By GERY WOELFEL
Perhaps Aaron Rodgers should look in the mirror.
Just the other day, Rodgers added more fuel to the fire surrounding his tenuous future with the Green Bay Packers when it was reported he had major issues with Packers general manager Brian Gutekunst. The report said Rodgers wanted Gutekunst summarily fired.
Rodgers should be thanking his lucky stars Gutekunst is running the Packers player personnel department. What he has accomplished in his four years as the team’s GM is undeniably impressive. What he has done to bolster the Packers from a run-of-the-mill outfit to a certifiable Super Bowl contender should be genuinely appreciated and respected by Rodgers.
Sure, youcan question Gutekunst’s decision to draft Jordan Love in the first round lastyear – and I have – and even his selection of running back AJ Dillion in the second round last year – and I have. And there are probably some other calls Gutekunst made that are questionable.
But Rodgers, at least according to one report, wasn’t only miffed with the Love selection – which is understandable if you’re Rodgers and your ego is Charmin soft – but was also rankled with Gutekunst’s decision to cut young receiver Jake Kumerow.
In a tweet by Ian Rapoport, a well-respected reporter for the NFL Network, Gutekunst’s decision to jettison Kumerow “drove Rodgers nuts.’’ Rapoport added the move “was described as a little bit of a death knell in the relationship’’ with the Packers and Gutekunst.
Now, I likeKumerow. We’re fellow UW-Whitewater alums. Yet, let’s not equate Kumerow with Davante Adams or DeAndre Hopkins or Tyreke Hill or any of the other elite receivers in Roger Goodell’s kingdom.
Kumerow is,at best, a No. 3 receiver. On a playoff-caliber team, he’s probably the fourthor fifth receiver, which is the case with him now in Buffalo.
If letting go of Kumerow was indeed a critical issue in the rift between Rodgers and Gutekunst, shame on Rodgers. After all, Gutekunst has done a slew of commendable things to help Rodgers and the organization, moves Rodgers should be grateful for, moves that aided him in becoming the reigning MVP.
Gutekunst, unlike his predecessor Ted Thompson, has been extremely aggressive in free agency. Gutekunst brought Za’Darius Smith to Green Bay; he brought Billy Turner to Green Bay, he brought Adrian Amos to Green Bay. All were instant starters. All were clear upgrades for the Packers.
And Gutekunst has acquitted himself well in the draft, especially compared to most of his counterparts in the league. He drafted Elgton Jenkins. He drafted Darnell Savage. He drafted Jaire Alexander. He drafted Rashan Gary. Those were all damn good picks.
Of course, you can safely assume Rodgers’ beef with the Packers’ front office is much more complicated than the Packers releasing Kumerow and drafting Love. And whether we’ll ever learn of the real reason for his discontent is anyone’s guess.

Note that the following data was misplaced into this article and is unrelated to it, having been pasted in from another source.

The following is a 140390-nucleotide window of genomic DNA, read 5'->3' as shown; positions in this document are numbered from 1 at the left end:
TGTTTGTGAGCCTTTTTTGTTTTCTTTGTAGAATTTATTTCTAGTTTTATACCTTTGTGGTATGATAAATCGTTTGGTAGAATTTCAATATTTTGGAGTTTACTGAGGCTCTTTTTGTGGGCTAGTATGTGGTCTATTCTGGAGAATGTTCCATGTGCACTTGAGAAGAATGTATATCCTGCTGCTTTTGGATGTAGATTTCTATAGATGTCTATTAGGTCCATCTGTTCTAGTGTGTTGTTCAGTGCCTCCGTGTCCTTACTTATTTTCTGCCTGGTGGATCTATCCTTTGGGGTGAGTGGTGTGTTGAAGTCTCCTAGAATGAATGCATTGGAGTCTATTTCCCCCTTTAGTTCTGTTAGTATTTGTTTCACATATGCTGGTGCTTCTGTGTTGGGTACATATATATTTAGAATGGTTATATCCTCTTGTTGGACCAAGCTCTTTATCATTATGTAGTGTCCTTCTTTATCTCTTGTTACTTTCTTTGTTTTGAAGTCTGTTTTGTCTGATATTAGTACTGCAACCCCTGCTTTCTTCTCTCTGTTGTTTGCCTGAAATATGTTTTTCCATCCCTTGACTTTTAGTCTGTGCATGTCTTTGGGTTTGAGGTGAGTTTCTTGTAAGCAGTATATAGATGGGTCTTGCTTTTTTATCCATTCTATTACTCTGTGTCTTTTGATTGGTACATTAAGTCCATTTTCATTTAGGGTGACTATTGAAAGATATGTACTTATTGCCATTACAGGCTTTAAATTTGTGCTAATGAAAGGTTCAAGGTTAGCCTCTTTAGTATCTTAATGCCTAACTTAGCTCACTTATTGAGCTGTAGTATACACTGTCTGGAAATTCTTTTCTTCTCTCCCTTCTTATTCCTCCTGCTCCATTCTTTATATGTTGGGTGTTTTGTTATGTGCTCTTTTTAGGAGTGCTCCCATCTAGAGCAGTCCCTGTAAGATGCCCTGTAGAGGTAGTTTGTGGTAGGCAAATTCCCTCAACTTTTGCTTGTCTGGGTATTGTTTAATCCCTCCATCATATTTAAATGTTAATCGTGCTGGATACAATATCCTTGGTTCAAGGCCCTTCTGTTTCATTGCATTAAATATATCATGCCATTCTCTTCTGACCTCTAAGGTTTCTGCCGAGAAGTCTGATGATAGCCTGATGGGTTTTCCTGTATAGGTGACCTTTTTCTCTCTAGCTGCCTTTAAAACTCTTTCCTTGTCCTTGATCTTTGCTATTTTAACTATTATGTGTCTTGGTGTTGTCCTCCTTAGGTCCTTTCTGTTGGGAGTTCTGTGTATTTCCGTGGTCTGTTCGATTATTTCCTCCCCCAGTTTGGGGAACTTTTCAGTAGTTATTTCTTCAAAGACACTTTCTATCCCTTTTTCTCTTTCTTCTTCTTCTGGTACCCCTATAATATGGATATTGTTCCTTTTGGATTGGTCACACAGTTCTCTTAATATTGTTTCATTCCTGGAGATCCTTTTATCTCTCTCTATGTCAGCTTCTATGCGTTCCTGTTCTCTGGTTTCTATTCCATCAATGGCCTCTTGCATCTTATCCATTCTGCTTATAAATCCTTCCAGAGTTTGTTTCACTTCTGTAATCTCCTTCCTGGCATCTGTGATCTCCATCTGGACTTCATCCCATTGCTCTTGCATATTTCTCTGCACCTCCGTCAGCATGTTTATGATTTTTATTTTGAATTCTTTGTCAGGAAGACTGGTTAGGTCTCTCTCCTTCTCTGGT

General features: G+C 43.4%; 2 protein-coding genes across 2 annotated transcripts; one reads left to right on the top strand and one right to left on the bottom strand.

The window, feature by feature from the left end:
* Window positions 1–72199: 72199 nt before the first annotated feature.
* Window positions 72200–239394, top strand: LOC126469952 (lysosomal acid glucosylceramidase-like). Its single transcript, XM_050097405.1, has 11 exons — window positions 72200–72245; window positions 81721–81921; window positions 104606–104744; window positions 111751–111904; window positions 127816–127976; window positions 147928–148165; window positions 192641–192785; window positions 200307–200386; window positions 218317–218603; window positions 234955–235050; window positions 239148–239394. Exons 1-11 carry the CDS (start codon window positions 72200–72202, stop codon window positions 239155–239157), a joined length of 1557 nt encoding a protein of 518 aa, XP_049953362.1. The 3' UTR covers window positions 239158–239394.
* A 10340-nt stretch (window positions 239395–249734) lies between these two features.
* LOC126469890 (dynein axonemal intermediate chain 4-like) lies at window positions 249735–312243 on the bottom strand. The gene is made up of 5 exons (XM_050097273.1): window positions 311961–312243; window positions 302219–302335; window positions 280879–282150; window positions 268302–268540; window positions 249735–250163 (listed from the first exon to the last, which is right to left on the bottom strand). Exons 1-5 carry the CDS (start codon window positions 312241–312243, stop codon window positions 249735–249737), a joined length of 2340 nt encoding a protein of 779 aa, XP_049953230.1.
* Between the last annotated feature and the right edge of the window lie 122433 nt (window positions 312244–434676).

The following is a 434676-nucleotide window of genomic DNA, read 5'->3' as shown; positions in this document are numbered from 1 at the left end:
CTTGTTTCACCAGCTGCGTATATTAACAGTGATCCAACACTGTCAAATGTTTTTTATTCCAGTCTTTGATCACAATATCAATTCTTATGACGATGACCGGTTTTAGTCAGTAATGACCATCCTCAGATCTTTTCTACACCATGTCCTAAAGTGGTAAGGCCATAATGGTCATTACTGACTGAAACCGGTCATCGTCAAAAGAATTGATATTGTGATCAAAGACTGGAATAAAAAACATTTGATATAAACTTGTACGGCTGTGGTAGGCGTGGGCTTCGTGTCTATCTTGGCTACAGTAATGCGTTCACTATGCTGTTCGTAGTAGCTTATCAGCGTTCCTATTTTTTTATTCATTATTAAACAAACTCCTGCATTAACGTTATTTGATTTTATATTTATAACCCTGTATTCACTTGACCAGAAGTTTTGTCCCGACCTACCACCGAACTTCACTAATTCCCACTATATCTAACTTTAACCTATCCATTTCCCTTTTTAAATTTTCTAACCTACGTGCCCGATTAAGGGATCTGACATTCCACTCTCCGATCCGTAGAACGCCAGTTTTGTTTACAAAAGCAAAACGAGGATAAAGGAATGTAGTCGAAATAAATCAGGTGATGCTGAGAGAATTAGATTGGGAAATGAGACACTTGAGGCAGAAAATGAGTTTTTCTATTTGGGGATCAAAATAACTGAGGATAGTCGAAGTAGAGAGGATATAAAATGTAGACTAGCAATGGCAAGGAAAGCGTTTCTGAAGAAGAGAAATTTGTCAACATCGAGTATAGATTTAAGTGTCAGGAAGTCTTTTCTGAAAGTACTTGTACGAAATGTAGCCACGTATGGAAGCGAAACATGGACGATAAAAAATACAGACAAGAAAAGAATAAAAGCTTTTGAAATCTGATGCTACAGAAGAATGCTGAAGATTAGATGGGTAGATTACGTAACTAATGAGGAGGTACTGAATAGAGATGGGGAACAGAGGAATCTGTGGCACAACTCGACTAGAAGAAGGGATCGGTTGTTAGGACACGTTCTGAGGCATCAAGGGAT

We do know the Packers and Rodgers are headed for a messy divorce. Last Thursday, which was the first day of the NFL draft, I was in communication with some NFL officials. The conversations we had were mainly about the draft. When the topic of Rodgers’ desire to move on from Titletown arose, we casually dismissed them. I was firmly convinced Rodgers wasn’t going anywhere and that the Packers would never, ever agree to trading their hall of fame in-waiting quarterback.
I asked one official, in a sort of kidding way, if he thought the Packers would accommodate Rodgers’ alleged request and trade him. The official’s response floored me: “They want to.’’
The Packers were trying to trade Rodgers?
And they were open to trading him on the night of the draft?
The official then added he wasn’t “sure they (the Packers) would get it done tonight, but it’s legit.’’
Rodgers wasn’t traded that night, but one gets the distinct impression No. 12 will be plying his craft in another zip code sooner than later. It’s amply apparent Rodgers desperately wants out of Green Bay. And that’s fine. Pro athletes, like most people, change jobs.
But Rodgers shouldn’t be bashing Gutekunst. He needs to be more critical of his own play. As gifted as he is, Rodgers has clearly underperformed in some big-time games. He has a 1-4 record in NFC championship games.
His highly questionable decisions during a first-and-goal series from the 8-yard line in the waning minutes of last season’s NFC Championship game against Tampa Bay may have cost Green Bay a trip to the Super Bowl.
Rodgers should heed his own advice and R-E-L-A-X and cease painting Gutekunst as the bad guy in this sordid saga. It isn’t fair and it most certainly isn’t accurate.